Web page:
Monday, July 25, 2016

Canyonlands National Park


I’ve never been to the Grand Canyon and we have chosen to not visit it on this trip as we believe we need more time; therefore, I cannot imagine it being more awe inspiring than the canyons that make up Canyonlands.  I struggle to describe the absolute vastness, ruggedness and wildness of this park.


These canyons were formed over millions of years by the forces of the Colorado and Green Rivers. They are made up of numerous layers of different types of stone.



While on hikes I had to work hard to contain my nerves of Harris walking along cliffs that dropped 1,000 feet.  As my family can attest, I wasn’t very successful.


The first morning of our time in Canyonlands we hiked the trail called Grand View and a grand view it was indeed!  The trail led to the tip of the Mesa top and overlooked the canyons formed by the Colorado and Green rivers.



Canyonlands is often described as one of the wildest parks and well suited to exploring in a 4x4.  Therefore, we decided to take a Jeep tour!  We had a knowledgable, young guide  who took us for a wild ride through the desert and canyons.  I had to sit in the middle because I about died when I looked out the window and saw the sharp drop off of the road that we were on.  It didn’t bother either of the children one bit and, in fact, they loved it!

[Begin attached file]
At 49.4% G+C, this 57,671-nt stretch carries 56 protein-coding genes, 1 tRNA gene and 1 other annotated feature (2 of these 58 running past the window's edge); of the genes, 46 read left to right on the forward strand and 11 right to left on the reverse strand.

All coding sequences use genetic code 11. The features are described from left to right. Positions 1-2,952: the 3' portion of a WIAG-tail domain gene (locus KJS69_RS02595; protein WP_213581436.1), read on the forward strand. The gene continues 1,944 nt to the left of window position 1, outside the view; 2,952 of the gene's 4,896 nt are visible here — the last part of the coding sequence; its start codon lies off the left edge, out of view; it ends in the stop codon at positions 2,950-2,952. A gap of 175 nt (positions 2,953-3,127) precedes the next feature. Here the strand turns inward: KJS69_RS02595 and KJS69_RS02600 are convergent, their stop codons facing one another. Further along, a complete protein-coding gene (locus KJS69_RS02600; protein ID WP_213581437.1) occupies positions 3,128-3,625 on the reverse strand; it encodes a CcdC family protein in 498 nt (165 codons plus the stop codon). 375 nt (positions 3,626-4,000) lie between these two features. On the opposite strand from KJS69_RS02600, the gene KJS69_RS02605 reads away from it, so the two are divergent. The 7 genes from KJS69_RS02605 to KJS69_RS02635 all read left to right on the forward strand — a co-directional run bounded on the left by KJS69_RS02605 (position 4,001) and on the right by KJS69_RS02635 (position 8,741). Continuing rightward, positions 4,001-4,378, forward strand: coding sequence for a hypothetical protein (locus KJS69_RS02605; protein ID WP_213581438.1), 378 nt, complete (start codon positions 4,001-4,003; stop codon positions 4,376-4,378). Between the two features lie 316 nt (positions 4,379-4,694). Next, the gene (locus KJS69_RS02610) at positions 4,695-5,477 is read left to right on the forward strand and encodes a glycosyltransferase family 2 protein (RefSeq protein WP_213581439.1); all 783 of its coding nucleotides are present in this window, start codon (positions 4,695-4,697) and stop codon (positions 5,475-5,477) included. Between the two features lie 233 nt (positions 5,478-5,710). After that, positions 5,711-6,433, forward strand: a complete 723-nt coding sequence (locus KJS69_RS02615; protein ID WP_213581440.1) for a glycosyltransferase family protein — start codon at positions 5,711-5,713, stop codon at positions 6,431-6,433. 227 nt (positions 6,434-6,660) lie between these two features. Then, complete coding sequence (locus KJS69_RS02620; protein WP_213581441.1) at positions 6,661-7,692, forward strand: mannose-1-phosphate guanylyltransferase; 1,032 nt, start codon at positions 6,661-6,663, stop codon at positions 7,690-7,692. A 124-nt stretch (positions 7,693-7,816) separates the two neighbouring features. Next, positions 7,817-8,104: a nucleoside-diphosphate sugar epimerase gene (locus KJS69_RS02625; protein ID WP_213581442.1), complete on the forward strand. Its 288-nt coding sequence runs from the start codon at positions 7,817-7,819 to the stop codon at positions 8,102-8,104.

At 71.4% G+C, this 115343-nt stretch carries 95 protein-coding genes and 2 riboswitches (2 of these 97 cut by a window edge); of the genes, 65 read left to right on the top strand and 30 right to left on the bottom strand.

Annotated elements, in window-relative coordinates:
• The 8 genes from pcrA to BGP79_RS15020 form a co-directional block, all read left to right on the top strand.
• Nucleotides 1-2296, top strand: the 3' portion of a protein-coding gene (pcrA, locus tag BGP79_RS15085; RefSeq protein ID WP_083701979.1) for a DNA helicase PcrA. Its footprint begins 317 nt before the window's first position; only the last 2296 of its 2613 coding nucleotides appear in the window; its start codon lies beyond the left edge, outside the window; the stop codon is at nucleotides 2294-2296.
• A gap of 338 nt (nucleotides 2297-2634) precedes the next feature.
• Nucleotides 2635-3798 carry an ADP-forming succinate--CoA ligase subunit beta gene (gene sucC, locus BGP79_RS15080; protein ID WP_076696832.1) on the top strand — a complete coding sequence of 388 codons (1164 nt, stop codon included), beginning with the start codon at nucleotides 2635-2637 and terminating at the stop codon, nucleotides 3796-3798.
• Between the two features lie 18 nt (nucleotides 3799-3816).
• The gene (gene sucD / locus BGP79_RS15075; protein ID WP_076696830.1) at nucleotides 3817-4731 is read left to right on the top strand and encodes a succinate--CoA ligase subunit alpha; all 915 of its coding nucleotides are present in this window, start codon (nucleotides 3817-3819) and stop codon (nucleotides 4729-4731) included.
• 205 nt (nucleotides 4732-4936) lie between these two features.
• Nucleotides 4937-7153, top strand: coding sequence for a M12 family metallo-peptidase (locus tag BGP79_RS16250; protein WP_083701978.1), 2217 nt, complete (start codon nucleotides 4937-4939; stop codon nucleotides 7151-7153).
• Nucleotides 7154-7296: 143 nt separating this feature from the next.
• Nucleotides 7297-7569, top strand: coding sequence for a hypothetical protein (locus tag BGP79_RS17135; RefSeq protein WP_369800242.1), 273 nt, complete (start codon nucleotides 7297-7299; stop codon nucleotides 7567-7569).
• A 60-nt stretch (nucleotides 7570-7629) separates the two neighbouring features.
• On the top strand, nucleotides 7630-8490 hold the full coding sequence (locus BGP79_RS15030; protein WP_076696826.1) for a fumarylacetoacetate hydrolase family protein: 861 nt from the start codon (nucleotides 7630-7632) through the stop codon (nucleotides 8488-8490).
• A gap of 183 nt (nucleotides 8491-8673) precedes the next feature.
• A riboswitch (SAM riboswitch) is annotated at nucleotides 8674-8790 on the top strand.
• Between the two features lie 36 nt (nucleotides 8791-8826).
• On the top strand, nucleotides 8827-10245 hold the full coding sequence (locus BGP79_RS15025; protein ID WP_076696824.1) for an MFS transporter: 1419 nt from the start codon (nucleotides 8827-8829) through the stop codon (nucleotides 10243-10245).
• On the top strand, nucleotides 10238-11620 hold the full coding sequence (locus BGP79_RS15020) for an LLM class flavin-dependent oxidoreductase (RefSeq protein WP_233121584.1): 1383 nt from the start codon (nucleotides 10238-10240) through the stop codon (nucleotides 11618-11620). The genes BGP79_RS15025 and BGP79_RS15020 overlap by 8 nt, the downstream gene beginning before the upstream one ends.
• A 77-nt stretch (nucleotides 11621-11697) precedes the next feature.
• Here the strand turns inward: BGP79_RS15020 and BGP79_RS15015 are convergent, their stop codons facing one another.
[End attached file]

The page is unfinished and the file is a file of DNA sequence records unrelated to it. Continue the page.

With our guide we visited Mesa Arch within Canyonlands and the Green River Overlook.



Our guide also pointed out Petroglyphs on the wall.  I'm fascinated by these, who drew them and what were they trying to communicate, if anything?


We also hiked Upheaval Dome, which is believed to have been made by a meteorite striking the earth.  Whale Rock was also a hike with a rock scramble at the end.


Throughout much of the parks we’ve visited there has been a motto, “Don’t Bust the Crust.”  The soil here is cryptobiotic and is what allows the dessert to support plant life; if it weren’t for the microorganisms in this soil these desserts would be more like the Sahara Dessert, devoid of plant life.  This bumpy soil takes hundreds of years to develop but is easily crushed by a footstep.  




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